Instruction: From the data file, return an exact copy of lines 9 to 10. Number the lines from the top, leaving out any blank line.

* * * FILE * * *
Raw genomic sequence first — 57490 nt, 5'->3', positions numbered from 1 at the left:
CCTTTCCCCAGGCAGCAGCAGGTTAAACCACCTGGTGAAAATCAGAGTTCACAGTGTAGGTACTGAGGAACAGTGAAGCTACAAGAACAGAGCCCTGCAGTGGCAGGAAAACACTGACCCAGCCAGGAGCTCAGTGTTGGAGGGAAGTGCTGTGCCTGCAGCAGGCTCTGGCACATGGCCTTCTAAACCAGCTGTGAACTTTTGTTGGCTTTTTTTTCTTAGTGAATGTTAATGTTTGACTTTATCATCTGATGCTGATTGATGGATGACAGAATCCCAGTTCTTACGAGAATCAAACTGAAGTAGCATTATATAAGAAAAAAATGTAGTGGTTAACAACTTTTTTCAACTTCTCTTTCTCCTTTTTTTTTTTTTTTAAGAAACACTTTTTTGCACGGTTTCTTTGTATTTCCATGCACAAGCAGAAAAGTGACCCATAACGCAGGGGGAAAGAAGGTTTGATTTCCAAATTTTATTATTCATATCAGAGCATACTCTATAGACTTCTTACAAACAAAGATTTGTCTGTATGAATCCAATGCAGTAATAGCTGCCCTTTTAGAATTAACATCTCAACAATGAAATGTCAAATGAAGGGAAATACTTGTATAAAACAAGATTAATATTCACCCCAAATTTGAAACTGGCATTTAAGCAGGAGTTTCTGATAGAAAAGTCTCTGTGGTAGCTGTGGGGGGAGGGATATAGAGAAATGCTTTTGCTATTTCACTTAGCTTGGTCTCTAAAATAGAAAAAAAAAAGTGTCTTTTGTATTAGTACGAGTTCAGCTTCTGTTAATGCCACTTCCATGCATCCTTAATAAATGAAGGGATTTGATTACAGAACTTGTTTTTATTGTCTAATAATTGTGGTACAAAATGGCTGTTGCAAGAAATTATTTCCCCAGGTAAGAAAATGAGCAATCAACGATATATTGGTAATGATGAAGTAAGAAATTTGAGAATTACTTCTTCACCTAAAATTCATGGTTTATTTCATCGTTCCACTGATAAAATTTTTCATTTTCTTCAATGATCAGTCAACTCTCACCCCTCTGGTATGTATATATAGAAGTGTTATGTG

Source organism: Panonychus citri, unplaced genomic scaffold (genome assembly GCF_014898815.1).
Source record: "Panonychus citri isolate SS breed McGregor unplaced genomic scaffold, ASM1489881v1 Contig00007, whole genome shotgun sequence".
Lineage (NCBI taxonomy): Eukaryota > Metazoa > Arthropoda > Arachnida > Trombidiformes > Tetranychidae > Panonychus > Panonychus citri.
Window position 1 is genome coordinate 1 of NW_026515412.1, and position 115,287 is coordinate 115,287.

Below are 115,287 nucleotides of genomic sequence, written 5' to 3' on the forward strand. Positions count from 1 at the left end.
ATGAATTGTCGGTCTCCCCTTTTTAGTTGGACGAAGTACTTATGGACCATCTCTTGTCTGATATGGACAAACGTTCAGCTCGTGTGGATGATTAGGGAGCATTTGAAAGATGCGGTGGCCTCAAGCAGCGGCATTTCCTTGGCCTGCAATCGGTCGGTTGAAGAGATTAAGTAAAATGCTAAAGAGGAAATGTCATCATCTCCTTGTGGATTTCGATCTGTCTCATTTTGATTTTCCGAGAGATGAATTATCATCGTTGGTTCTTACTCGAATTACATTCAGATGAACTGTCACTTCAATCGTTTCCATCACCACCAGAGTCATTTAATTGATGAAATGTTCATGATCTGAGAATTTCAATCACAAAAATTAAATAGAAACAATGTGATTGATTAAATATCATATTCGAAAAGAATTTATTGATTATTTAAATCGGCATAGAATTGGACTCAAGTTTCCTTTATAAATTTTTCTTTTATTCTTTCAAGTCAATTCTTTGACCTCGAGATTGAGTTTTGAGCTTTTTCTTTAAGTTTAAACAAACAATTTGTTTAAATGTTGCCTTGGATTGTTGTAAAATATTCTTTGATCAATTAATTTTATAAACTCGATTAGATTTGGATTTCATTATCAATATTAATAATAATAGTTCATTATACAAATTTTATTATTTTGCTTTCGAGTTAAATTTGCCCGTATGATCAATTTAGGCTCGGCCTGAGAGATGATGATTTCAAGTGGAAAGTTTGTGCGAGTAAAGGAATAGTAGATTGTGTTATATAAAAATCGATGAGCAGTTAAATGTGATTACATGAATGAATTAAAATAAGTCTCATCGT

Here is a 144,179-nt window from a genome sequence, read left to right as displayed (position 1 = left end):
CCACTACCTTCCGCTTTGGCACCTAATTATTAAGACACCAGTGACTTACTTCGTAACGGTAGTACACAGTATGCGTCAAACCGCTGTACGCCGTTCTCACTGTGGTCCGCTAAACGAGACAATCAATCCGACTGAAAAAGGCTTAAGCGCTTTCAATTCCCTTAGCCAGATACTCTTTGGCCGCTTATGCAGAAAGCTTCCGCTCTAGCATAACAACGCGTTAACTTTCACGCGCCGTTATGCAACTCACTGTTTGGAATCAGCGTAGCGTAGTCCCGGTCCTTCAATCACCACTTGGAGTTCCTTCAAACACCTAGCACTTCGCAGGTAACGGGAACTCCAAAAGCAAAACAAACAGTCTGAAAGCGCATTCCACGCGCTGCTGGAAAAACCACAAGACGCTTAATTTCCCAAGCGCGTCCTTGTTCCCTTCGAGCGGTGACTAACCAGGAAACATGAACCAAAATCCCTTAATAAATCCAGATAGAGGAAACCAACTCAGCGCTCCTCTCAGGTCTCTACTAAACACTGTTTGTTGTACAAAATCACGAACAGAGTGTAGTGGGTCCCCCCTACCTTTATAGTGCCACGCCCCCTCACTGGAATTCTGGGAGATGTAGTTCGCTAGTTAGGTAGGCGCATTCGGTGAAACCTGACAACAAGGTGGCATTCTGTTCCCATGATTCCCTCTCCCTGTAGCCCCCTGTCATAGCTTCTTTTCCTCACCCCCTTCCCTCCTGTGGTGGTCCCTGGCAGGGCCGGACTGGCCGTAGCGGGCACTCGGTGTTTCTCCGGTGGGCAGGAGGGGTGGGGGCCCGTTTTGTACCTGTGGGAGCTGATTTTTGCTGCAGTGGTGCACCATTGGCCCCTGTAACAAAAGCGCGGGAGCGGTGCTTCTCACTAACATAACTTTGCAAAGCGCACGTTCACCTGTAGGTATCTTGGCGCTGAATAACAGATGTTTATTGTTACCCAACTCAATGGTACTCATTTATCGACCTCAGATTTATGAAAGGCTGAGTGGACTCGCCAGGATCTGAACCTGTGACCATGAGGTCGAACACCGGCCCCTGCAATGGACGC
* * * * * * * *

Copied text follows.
Here is a 144,179-nt window from a genome sequence, read left to right as displayed (position 1 = left end):
CCACTACCTTCCGCTTTGGCACCTAATTATTAAGACACCAGTGACTTACTTCGTAACGGTAGTACACAGTATGCGTCAAACCGCTGTACGCCGTTCTCACTGTGGTCCGCTAAACGAGACAATCAATCCGACTGAAAAAGGCTTAAGCGCTTTCAATTCCCTTAGCCAGATACTCTTTGGCCGCTTATGCAGAAAGCTTCCGCTCTAGCATAACAACGCGTTAACTTTCACGCGCCGTTATGCAACTCACTGTTTGGAATCAGCGTAGCGTAGTCCCGGTCCTTCAATCACCACTTGGAGTTCCTTCAAACACCTAGCACTTCGCAGGTAACGGGAACTCCAAAAGCAAAACAAACAGTCTGAAAGCGCATTCCACGCGCTGCTGGAAAAACCACAAGACGCTTAATTTCCCAAGCGCGTCCTTGTTCCCTTCGAGCGGTGACTAACCAGGAAACATGAACCAAAATCCCTTAATAAATCCAGATAGAGGAAACCAACTCAGCGCTCCTCTCAGGTCTCTACTAAACACTGTTTGTTGTACAAAATCACGAACAGAGTGTAGTGGGTCCCCCCTACCTTTATAGTGCCACGCCCCCTCACTGGAATTCTGGGAGATGTAGTTCGCTAGTTAGGTAGGCGCATTCGGTGAAACCTGACAACAAGGTGGCATTCTGTTCCCATGATTCCCTCTCCCTGTAGCCCCCTGTCATAGCTTCTTTTCCTCACCCCCTTCCCTCCTGTGGTGGTCCCTGGCAGGGCCGGACTGGCCGTAGCGGGCACTCGGTGTTTCTCCGGTGGGCAGGAGGGGTGGGGGCCCGTTTTGTACCTGTGGGAGCTGATTTTTGCTGCAGTGGTGCACCATTGGCCCCTGTAACAAAAGCGCGGGAGCGGTGCTTCTCACTAACATAACTTTGCAAAGCGCACGTTCACCTGTAGGTATCTTGGCGCTGAATAACAGATGTTTATTGTTACCCAACTCAATGGTACTCATTTATCGACCTCAGATTTATGAAAGGCTGAGTGGACTCGCCAGGATCTGAACCTGTGACCATGAGGTCGAACACCGGCCCCTGCAATGGACGC